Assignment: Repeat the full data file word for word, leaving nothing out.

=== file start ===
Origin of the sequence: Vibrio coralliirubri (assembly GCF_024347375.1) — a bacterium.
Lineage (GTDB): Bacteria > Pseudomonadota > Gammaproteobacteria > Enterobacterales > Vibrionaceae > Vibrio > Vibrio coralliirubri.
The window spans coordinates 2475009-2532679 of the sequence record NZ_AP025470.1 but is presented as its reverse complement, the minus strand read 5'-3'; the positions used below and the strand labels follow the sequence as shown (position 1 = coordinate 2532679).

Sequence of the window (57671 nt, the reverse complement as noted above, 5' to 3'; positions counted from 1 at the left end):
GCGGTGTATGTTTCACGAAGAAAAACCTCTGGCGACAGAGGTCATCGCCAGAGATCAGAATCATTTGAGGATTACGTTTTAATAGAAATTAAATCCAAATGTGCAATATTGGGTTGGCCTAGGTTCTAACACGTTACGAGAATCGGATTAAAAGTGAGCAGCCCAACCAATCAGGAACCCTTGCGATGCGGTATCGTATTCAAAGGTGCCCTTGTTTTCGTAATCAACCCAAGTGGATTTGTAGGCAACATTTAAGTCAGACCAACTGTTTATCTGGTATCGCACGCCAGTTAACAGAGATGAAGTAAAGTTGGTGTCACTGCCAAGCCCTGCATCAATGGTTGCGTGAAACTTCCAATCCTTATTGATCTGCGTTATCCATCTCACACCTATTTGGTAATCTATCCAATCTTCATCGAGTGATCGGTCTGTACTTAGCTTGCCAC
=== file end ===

Origin of the sequence: Vibrio coralliirubri (assembly GCF_024347375.1) — a bacterium.
Lineage (GTDB): Bacteria > Pseudomonadota > Gammaproteobacteria > Enterobacterales > Vibrionaceae > Vibrio > Vibrio coralliirubri.
The window spans coordinates 2475009-2532679 of the sequence record NZ_AP025470.1 but is presented as its reverse complement, the minus strand read 5'-3'; the positions used below and the strand labels follow the sequence as shown (position 1 = coordinate 2532679).

Sequence of the window (57671 nt, the reverse complement as noted above, 5' to 3'; positions counted from 1 at the left end):
GCGGTGTATGTTTCACGAAGAAAAACCTCTGGCGACAGAGGTCATCGCCAGAGATCAGAATCATTTGAGGATTACGTTTTAATAGAAATTAAATCCAAATGTGCAATATTGGGTTGGCCTAGGTTCTAACACGTTACGAGAATCGGATTAAAAGTGAGCAGCCCAACCAATCAGGAACCCTTGCGATGCGGTATCGTATTCAAAGGTGCCCTTGTTTTCGTAATCAACCCAAGTGGATTTGTAGGCAACATTTAAGTCAGACCAACTGTTTATCTGGTATCGCACGCCAGTTAACAGAGATGAAGTAAAGTTGGTGTCACTGCCAAGCCCTGCATCAATGGTTGCGTGAAACTTCCAATCCTTATTGATCTGCGTTATCCATCTCACACCTATTTGGTAATCTATCCAATCTTCATCGAGTGATCGGTCTGTACTTAGCTTGCCAC